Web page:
What do you see as the future of
retail versus download titles? A lot more download stuff is coming,
but a lot of people seem a bit cagey about going against retail. What
do you think?
JH: Well, people are still very comfortable
going to a store and buying a game. We experimented with that with
Warhawk, when we released both, and I think we had a lot of success
with it. To make our retail partners happy, we gave them a value-add.
They had a headset that came along with the game. And we sold more at
retail than we did on download.
I think what's cool about the download
space is that we can release games that would just be noise for retailers.
They'll take lower-cost jewel case games aimed at children on the PC
side, but those aren't the games we typically do. We have higher quality
There's no mechanism to get a $10 game to you right now other
than online, but the neat thing about it is that we can drive people
back to retail with games like Warhawk, because now our customers
hopefully realize that when we release one of these games, we're going
to back it up with continued online content. We just released an expansion
on Warhawk in September, and we'll release another one in April.
Each one makes the game bigger and bigger.
It seems to me that retail has too
much control for not being game developers, of what comes out in terms
of games. You couldn't release flOw in retail as a boxed product
for PS3. I don't know. It's a pet peeve of mine that people want to
still please the retailers when they're making a lot more money off
of games that developers sometimes make.
JH: Well, they take a huge risk. They're
carrying an inventory. They don't know whether the customer's going
to like the game or not, yet they're sitting on stacks of boxes of these
things, and they've got to maintain stores, keep the lights on, keep
the workers paid, yadda yadda yadda. And our costs for direct distribution
We have a significant investment in
the PS3 and establishing the network, no doubt, but basically, I'm not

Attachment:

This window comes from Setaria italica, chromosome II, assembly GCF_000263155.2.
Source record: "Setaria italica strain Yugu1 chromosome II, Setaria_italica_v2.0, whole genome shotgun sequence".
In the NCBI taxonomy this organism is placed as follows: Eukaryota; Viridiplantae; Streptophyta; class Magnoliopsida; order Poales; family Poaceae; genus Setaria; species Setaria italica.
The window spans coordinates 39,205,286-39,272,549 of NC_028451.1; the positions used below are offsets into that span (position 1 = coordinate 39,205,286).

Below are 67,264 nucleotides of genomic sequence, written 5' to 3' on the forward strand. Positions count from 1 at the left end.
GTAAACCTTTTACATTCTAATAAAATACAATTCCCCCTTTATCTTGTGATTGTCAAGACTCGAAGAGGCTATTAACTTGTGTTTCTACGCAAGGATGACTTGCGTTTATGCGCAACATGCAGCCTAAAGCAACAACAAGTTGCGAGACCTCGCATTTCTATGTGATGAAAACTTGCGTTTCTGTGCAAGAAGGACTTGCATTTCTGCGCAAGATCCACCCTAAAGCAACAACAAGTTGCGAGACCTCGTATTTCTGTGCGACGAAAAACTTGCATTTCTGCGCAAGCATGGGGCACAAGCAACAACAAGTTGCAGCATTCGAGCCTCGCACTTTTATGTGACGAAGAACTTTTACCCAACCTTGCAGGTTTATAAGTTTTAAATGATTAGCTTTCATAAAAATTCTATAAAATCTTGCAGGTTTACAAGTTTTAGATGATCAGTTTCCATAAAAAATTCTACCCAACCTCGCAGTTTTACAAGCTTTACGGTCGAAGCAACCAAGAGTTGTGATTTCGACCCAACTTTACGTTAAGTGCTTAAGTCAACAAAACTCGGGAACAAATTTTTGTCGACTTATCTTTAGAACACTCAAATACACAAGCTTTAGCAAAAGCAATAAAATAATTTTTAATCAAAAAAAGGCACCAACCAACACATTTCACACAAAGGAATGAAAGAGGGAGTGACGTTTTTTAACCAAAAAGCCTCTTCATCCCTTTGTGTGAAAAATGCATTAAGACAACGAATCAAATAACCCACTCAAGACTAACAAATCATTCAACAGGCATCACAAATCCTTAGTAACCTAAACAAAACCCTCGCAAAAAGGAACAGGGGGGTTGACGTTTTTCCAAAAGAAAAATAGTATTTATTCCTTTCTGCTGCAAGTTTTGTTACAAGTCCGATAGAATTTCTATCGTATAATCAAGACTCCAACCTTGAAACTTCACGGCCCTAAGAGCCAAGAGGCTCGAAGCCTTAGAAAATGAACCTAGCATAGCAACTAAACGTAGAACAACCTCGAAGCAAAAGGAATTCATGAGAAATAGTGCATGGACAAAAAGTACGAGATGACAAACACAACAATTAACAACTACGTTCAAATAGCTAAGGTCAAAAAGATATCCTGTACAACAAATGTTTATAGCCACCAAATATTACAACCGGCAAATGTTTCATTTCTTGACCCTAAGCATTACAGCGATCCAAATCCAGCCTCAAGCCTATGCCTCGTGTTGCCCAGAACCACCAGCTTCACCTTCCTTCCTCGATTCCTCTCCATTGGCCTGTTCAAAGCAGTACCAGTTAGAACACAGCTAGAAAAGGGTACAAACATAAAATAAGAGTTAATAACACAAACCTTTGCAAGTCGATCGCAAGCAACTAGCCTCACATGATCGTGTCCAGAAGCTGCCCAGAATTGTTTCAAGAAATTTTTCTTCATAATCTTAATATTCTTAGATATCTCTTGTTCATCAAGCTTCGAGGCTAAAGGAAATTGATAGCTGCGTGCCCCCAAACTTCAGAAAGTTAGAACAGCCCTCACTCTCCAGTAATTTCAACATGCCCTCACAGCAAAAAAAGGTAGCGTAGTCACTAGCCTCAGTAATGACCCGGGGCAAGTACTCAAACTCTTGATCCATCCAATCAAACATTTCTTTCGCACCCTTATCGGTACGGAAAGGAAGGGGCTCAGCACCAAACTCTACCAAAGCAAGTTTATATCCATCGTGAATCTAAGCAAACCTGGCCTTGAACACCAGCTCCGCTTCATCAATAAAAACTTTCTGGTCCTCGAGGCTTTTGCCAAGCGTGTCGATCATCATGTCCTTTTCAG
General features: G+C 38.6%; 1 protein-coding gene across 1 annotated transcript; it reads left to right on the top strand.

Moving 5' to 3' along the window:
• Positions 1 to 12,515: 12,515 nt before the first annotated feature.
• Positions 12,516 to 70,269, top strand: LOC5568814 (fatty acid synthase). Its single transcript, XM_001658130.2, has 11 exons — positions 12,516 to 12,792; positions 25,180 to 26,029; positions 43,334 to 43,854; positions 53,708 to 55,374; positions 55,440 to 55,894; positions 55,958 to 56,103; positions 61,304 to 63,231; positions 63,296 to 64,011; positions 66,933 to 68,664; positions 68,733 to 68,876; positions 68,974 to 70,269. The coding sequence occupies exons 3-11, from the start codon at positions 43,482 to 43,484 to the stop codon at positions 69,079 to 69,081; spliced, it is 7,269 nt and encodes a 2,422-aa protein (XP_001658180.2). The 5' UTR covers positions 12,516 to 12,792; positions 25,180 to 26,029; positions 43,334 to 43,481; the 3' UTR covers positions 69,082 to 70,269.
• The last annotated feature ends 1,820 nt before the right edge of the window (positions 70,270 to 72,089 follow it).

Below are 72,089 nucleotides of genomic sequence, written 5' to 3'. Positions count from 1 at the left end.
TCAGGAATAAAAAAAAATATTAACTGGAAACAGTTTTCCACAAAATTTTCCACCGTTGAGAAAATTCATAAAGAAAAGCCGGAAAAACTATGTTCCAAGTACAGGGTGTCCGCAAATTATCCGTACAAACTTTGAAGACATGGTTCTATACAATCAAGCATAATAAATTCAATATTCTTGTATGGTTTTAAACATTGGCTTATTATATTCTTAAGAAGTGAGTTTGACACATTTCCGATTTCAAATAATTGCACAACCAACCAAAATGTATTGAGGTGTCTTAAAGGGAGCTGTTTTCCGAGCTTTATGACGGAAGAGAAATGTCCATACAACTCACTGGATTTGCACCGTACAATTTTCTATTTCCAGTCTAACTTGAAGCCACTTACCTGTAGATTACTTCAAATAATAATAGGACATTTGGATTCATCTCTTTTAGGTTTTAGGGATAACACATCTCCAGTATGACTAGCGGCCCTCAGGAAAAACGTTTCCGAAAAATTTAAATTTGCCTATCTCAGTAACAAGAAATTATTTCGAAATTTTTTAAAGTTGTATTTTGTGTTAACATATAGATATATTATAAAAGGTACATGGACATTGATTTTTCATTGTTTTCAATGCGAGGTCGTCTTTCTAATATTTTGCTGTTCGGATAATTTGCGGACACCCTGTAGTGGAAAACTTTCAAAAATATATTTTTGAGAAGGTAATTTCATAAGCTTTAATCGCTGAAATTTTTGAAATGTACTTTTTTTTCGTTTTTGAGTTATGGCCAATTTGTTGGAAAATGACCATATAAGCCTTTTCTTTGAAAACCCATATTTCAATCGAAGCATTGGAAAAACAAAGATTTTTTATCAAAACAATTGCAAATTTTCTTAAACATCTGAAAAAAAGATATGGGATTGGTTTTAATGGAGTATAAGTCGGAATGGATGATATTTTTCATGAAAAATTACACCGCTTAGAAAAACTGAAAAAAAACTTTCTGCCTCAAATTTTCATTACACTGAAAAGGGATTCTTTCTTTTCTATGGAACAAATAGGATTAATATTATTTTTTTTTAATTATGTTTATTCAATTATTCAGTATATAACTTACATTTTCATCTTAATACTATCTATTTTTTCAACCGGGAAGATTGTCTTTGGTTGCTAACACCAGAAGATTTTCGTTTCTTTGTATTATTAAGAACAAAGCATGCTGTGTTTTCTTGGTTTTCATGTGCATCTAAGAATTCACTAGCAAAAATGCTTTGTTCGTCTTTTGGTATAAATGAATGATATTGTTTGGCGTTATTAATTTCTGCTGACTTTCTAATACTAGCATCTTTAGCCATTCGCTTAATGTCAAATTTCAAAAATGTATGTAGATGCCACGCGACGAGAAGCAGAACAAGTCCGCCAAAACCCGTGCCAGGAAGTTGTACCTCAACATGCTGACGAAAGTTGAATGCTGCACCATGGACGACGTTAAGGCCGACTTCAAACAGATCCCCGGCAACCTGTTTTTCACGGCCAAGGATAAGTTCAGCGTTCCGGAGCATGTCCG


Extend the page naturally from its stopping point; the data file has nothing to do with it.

carrying an inventory around. When you purchase that game from me, boom,
we download it from the servers, so the distribution costs are very
low. We pass those savings along to our customers.
I understand the retail side of things,
and we couldn't be here without them. That's important. And there will
always be a place for big, epic games like God of War, where
it's an event. You want to go to the store and be there at midnight
when it goes up on the shelves and be one of the first people that play
through it and brag to your friends about it. Those are fun. Those are
I mean, where are you going to get
your hardware, you know? (laughs) A lot of the times, when you buy that
hardware, you're going to buy a game along with it, and I don't think
we're going to see retail just go away.
I don't think digital distribution
is going to cut them out completely, and I don't think that will necessarily
be the right thing. I mean, a lot of things have been available for
a long time online, like with Amazon.com, and they haven't killed the
book business. People still like going to a bookstore and hanging out,
Also, there seems to be an attempt
with downloadable services to emulate a storefront, so you can still
sort of browse. It's arguably a better experience, because you can actually
play it before you buy it.
JH: Yeah. I think with these types
of games, this is absolutely the right space to be selling them. We
could not have gotten flOw to the consumer if we did not have